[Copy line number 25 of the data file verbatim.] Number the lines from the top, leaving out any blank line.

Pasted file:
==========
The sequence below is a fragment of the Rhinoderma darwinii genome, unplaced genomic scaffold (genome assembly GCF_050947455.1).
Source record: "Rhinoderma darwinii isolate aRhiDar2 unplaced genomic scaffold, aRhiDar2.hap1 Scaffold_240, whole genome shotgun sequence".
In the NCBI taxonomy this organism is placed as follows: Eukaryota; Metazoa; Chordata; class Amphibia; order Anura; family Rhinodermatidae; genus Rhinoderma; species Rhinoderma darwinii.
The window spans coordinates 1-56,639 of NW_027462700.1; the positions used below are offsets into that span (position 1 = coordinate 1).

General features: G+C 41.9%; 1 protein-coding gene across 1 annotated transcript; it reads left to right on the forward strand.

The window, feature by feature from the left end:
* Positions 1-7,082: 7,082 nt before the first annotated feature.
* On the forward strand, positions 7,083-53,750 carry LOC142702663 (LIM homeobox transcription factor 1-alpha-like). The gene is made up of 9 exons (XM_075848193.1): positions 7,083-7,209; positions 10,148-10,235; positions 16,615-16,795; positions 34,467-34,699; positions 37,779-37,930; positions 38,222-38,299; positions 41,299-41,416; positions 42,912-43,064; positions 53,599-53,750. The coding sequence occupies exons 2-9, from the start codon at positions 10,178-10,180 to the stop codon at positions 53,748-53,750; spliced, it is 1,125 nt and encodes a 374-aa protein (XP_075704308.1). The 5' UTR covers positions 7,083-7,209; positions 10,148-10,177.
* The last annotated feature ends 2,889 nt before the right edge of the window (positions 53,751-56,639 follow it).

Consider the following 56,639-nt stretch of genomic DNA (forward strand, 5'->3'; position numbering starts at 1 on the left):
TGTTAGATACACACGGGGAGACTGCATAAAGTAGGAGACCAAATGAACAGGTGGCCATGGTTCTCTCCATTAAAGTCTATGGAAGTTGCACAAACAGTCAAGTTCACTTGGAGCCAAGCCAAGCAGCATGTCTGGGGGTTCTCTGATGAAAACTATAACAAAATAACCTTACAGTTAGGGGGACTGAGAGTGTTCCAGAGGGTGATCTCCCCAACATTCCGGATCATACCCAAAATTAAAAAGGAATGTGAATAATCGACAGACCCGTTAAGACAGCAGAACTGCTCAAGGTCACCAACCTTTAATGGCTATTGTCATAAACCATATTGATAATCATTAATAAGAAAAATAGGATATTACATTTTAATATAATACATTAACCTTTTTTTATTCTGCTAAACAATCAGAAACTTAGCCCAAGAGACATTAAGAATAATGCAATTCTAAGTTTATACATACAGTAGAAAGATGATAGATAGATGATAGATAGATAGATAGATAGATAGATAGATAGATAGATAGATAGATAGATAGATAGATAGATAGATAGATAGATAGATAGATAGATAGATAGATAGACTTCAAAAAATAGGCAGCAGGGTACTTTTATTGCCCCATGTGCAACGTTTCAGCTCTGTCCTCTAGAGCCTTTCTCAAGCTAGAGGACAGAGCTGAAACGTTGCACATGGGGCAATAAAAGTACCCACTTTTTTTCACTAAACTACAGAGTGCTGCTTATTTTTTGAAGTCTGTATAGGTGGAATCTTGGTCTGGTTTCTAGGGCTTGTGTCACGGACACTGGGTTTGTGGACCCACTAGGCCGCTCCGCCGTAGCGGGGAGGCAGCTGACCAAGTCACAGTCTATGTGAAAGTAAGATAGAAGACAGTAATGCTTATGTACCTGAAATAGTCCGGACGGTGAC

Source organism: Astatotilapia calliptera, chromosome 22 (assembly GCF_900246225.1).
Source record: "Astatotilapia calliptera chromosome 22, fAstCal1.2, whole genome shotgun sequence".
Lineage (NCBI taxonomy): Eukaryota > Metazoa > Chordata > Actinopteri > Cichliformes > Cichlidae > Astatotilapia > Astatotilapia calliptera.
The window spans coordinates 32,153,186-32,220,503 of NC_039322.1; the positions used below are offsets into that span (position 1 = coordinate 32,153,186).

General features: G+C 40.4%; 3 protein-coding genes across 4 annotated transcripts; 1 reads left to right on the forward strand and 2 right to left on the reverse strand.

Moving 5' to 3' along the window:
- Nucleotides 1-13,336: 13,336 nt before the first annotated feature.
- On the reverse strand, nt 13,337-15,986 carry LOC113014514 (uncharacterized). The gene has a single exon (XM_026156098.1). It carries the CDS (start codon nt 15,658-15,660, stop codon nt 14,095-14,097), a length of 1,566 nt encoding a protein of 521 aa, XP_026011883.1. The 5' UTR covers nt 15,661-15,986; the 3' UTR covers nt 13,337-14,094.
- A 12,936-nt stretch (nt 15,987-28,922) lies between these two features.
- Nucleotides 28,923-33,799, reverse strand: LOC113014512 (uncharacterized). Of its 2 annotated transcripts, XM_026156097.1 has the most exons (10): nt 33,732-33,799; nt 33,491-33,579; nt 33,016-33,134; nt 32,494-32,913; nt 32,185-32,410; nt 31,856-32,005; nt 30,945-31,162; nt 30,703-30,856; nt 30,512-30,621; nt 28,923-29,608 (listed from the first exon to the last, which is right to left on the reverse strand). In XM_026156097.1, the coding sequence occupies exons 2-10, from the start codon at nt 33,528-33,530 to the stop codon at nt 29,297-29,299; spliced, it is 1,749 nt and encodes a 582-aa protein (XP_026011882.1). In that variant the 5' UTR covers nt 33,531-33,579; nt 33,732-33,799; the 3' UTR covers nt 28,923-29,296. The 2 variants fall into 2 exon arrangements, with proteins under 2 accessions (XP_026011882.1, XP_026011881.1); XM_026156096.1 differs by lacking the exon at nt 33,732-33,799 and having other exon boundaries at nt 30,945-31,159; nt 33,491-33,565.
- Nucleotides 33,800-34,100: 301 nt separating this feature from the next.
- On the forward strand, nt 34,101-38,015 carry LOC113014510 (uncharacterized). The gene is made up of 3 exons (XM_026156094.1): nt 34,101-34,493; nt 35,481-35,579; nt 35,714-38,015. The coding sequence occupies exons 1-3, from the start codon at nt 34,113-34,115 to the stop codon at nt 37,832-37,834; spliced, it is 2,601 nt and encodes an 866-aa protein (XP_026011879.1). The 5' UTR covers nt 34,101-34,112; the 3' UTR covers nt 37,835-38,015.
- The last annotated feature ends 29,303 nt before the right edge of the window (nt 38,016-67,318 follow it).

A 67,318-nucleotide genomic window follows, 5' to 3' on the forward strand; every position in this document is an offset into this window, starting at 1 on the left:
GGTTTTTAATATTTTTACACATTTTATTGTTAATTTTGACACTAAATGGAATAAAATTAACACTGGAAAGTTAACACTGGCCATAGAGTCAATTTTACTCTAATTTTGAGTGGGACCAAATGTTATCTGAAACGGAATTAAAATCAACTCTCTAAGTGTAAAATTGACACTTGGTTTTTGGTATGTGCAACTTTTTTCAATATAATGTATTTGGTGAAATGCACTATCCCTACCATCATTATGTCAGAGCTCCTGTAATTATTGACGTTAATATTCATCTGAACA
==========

A 67,318-nucleotide genomic window follows, 5' to 3' on the forward strand; every position in this document is an offset into this window, starting at 1 on the left: